CARLYLE, THOMAS: Apostle of the Catholic Apostolic Church; b. at King's Grange (90 m. s.w. of Edinburgh), Kirkcudbrightshire, Scotland, July 17, 1803; d. at Albury (26 m. s.w. of London) Jan. 28, 1855. After studying at Edinburgh University he was called to the Scottish bar in 1824. The same year by the death of a relative the dormant title of Baron Carlyle passed over to him. In 1831 he figured as legal counsel of the Rev. John McLeod Campbell in the famous Row heresy case. He believed that the revival in Scotland of the speaking in prophecy and tongues was a true work of the Spirit, and in Apr., 1835, was. himself called to the apostolate. Thereupon he gave up his practise at the bar and settled with his wife at Albury, where was the seat of the Apostolic College, and the center of its work. He was much in Germany, and made the acquaintance of many theologians, among them H. W. J. Thiersch and C. J. T. Boehm. In 1845 he published at London The Moral Phenomena of Germany, which introduced him to King Frederick William IV. of Prussia. He wrote many pamphlets, among which may be mentioned Pleadings with my Mother, the Church of Scotland (1854). A volume of his collected writings was published in 1878.


CARMEL: The mountain in the west of Palestine which separates the Plain of Acre front the Plain of Sharon. I Kings xviii. 40-46 locates it near the Kishon and between the Mediterranean and Jezreel; Joshua xix. 26 and Jer. xlvi. 18 locate it as the southern boundary of Asher and as abutting on the sea. Jabal Karmal is the name it still bears, and it is also called "Mount of the Holy Elijah." In the Hebrew the name has the article, and means "wooded garden," setting forth the contrast between the greenness of Carmel and the bareness of the hills of central Palestine.. This fact is often referred to in Scripture, the wooded Bashan, Lebanon, and Carmel being named together, though the bushy rather than forest growth of the last is sometimes noted.

The mountain is wedge-shaped, with the edge toward the sea; the western extension turning toward the south runs approximately parallel to the coast, while the northern cliffs curve gently along the plain of the Kishon. Its stone is a gray limestone, and caves are numerous. It is about thirteen miles in length and eight and a half broad at its eastern end. It is marked off by the Wadi-al-Milh, emptying into the Kishon, and the Wadi-al-Matabin, which flows to the coast plain.

The northern point is occupied by the convent of the Carmelites and a shelter provided for pilgrims. The situation affords an unobstructed view both of the coast to the south and of that to the north as far as Acre. There are at present only two villages on the mountain, both in the southern part and inhabited by Druses. In earlier times the mountain was more densely populated, as is shown by the remains of cisterns and oil- and wine-presses. In 1820 the Druses made seventeen settlements there, but in the Turco-Egyptian war all were destroyed but two.

From its striking characteristics of position, form, and abundance of tree-growth, it is hardly to be wondered at that Carmel was a sacred place. I Kings xviii. connects this fact with the memory of Elijah. The site of the episode related there is given by tradition as El-Mahraka, "the Place of Burning," a terrace, 1,600 feet above the sea, where are a [Druse] chapel and some ruins. Beneath this on the bank of the Kishon is a little mound to which the name "Hill of the Priests" is given, pointed out as the place where the priests of Baal were slain. Tradition locates also the place where Elijah dwelt, in a valley, in which there is a spring known as Ain-al-Sih, about two miles south of the convent. The Mohammedans regard the place as sacred, and point out the site of Elijah's garden, where appear numbers of "Elijah's melons," geodes which characterize the Carmel formation. Near it the first monastery was built about 1200, replaced by a new one somewhat later, which was destroyed by Abdallah Pasha in 1821 that it might not be used as a fort by his enemies. It was reconstructed about 1828, and the church is built over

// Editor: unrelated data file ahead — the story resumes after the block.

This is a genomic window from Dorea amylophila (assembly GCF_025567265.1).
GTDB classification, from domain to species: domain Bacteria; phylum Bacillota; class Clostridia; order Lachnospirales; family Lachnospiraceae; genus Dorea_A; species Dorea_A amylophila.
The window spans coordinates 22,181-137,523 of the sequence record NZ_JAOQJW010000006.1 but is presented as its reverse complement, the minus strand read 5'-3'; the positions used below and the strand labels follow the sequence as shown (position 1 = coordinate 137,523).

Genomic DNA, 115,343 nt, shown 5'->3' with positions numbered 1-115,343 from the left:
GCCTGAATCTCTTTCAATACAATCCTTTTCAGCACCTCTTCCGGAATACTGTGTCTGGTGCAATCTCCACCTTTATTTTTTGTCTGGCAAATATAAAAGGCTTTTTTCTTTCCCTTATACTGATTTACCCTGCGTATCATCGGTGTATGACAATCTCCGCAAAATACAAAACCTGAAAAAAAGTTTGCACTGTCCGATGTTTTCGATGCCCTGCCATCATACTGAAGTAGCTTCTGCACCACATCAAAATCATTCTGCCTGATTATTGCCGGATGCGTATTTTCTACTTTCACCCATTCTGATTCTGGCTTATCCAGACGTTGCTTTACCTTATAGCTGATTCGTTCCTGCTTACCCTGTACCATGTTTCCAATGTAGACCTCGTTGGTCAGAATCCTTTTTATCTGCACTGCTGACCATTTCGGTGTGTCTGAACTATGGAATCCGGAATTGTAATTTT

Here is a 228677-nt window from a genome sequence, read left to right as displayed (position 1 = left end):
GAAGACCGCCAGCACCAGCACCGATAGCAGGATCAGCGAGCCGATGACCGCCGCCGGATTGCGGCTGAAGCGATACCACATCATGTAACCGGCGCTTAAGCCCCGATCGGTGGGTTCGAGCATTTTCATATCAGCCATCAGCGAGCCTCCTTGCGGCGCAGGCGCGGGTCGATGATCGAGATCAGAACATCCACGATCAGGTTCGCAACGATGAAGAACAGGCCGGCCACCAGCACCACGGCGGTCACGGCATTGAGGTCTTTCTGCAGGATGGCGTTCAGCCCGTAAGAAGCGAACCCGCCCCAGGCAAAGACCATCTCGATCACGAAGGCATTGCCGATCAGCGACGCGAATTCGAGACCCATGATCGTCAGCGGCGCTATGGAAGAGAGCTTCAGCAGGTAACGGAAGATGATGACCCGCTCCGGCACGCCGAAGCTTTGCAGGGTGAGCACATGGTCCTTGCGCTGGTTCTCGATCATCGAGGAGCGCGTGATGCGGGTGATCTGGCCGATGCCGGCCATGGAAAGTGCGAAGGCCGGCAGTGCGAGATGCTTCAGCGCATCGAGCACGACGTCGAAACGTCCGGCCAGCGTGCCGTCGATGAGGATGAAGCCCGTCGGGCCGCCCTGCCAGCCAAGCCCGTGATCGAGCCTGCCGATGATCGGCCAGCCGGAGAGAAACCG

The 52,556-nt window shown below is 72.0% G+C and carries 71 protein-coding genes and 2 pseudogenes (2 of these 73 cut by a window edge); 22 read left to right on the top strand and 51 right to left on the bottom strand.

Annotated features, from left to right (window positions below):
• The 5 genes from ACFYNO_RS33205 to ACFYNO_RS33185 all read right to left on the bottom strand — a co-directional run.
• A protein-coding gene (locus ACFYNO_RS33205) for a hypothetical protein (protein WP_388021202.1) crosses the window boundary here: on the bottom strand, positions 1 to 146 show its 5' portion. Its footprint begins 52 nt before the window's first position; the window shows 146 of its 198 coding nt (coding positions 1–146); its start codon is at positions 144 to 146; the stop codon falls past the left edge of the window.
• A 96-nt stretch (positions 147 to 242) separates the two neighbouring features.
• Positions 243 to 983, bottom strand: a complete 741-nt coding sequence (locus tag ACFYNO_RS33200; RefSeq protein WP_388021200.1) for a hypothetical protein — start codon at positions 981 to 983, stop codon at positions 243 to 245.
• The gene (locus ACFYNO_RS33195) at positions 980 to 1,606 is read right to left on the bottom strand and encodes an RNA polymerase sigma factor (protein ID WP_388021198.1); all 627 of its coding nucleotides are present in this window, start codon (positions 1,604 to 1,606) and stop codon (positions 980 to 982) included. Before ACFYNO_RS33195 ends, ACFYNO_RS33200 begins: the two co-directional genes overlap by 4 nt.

an "Elijah-grotto"; that is, a cave in which Elijah is said to have lived.

The Old Testament does not determine to which of the tribes Carmel belonged, whether to Asher, Zebulun, or Manasseh. At various times it was counted to Galilee and to Phenicia. Tacitus, asserts that "Carmel" was the name of a mountain and a deity, and Vespasian had the oracle there consulted.

The coast at the foot of the mountain is about 100 yards wide, broadening north and south. At the foot of the bay of Akko there was an old city called Sycaminum by Greeks and Romans and Haifa in the Talmud, coins of which are known. The place was destroyed and the material used to build the present Haifa at the mouth of the Mahon, 1780, the growth of which in recent years has been quite rapid.


BIBLIOGRAPHY: C. R. Conder and H. H. Kitchener, Survey of Western Palestine, Memoirs, i. 264 sqq., London. 1881; G. A. Smith, Historical Geography of the Holy Land, 337-340, 7th ed., London, 1897; E. Robinson, Biblical Researches in Palestine, iii. 189, Boston, 1841; A. Reland, Palæstina, 2 vols., Utrecht 1714; J. de S. Thérèse, Le Sanctuaire du Mont Carmel depuis son origine jusqu'à nos jours, Marseilles, 1876; T. Saunders, Introduction to the Survey of Western Palestine. London, 1881; PEF, Quarterly Statements, particularly for the years 1882-86; G Ebers and H. Guthe, Palästina in Bild und Wort, ii. 106 sqq., 1884; C. R. Conder, Tent-work in Palestine, new ed., London, 1889.


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